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Insurer doesn’t have to cover cleanup of California sites

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Relying on California law and a case from 2006, the Indiana Court of Appeals affirmed that an insurer of former film-processing sites has no obligation to indemnify Thomson Inc. for the remediations of three California locations.

Thomson acquired the assets of Technicolor Inc., which included three contaminated former film-processing sites in Hollywood, North Hollywood and West Drayton, Calif. Local environmental authorities ordered Thomson to cleanup the sites. Remediation has already cost more than $6.5 million for the sites.

Thomson sought indemnification from Continental, which insured Technicolor from 1969 to 1974. It claims the umbrella policy from Continental covers losses from orders from administrative agencies; Continental claimed the policy is limited to losses resulting from courtroom litigation.

Marion Superior Judge Michael Keele agreed with Continental’s argument, which the Court of Appeals upheld. Relying on California insurance law and CDM Investors v. Travelers Cas. & Sur. Co., 139 Cal. Rptr. 3d 669, 674 (Cal. Ct. App. 2006), the judges found that the policy’s definition of “ultimate net loss” does not expand the general definition of “damages” so that administrative orders are covered.

“Following the California Court of Appeal’s decision in CDM Investors, we conclude that the Umbrella Policy limits Continental’s indemnity obligations to ‘damages.’ Consequently, Continental has no obligation to indemnify Thomson for the remediations of the Hollywood, North Hollywood, and West Drayton sites as a matter of law,” Judge Cale Bradford wrote in Thomson, Inc., n/k/a Technicolor USA, Inc., Technicolor, Inc., and Technicolor Limited v. Continental Casualty Co.; Travelers Casualty & Surety Co. & Travelers Property Casualty Co. of Am., et al., 49A05-1201-PL-24.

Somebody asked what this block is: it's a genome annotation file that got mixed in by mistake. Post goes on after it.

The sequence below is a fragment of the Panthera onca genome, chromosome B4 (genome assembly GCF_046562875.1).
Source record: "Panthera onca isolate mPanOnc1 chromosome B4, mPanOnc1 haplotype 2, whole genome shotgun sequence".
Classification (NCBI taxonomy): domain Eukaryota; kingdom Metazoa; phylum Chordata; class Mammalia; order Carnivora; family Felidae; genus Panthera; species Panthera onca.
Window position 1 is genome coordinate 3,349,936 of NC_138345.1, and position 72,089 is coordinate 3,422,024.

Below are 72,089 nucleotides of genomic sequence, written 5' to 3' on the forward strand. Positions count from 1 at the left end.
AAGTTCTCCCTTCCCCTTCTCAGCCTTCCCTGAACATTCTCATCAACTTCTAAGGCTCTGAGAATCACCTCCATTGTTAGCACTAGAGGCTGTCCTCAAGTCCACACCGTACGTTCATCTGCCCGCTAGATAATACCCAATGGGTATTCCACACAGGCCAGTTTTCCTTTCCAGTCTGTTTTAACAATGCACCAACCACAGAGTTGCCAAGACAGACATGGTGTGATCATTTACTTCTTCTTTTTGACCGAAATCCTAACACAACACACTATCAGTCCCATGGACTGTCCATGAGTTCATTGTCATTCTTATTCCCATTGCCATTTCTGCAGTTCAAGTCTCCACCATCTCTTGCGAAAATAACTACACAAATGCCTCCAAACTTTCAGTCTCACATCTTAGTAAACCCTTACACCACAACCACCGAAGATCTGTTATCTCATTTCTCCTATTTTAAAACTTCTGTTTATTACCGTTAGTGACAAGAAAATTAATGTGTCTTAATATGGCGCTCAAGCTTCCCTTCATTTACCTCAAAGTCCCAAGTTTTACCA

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  1. Major social engineering imposed by judicial order well in advance of democratic change, has been the story of the whole post ww2 period. Contraception, desegregation, abortion, gay marriage: all rammed down the throats of Americans who didn't vote to change existing laws on any such thing, by the unelected lifetime tenure Supreme court heirarchs. Maybe people came to accept those things once imposed upon them, but, that's accommodation not acceptance; and surely not democracy. So let's quit lying to the kids telling them this is a democracy. Some sort of oligarchy, but no democracy that's for sure, and it never was. A bourgeois republic from day one.

  2. JD Massur, yes, brings to mind a similar stand at a Texas Mission in 1836. Or Vladivostok in 1918. As you seemingly gloat, to the victors go the spoils ... let the looting begin, right?

  3. I always wondered why high fence deer hunting was frowned upon? I guess you need to keep the population steady. If you don't, no one can enjoy hunting! Thanks for the post! Fence

  4. Whether you support "gay marriage" or not is not the issue. The issue is whether the SCOTUS can extract from an unmentionable somewhere the notion that the Constitution forbids government "interference" in the "right" to marry. Just imagine time-traveling to Philadelphia in 1787. Ask James Madison if the document he and his fellows just wrote allowed him- or forbade government to "interfere" with- his "right" to marry George Washington? He would have immediately- and justly- summoned the Sergeant-at-Arms to throw your sorry self out into the street. Far from being a day of liberation, this is a day of capitulation by the Rule of Law to the Rule of What's Happening Now.

  5. With today's ruling, AG Zoeller's arguments in the cases of Obamacare and Same-sex Marriage can be relegated to the ash heap of history. 0-fer

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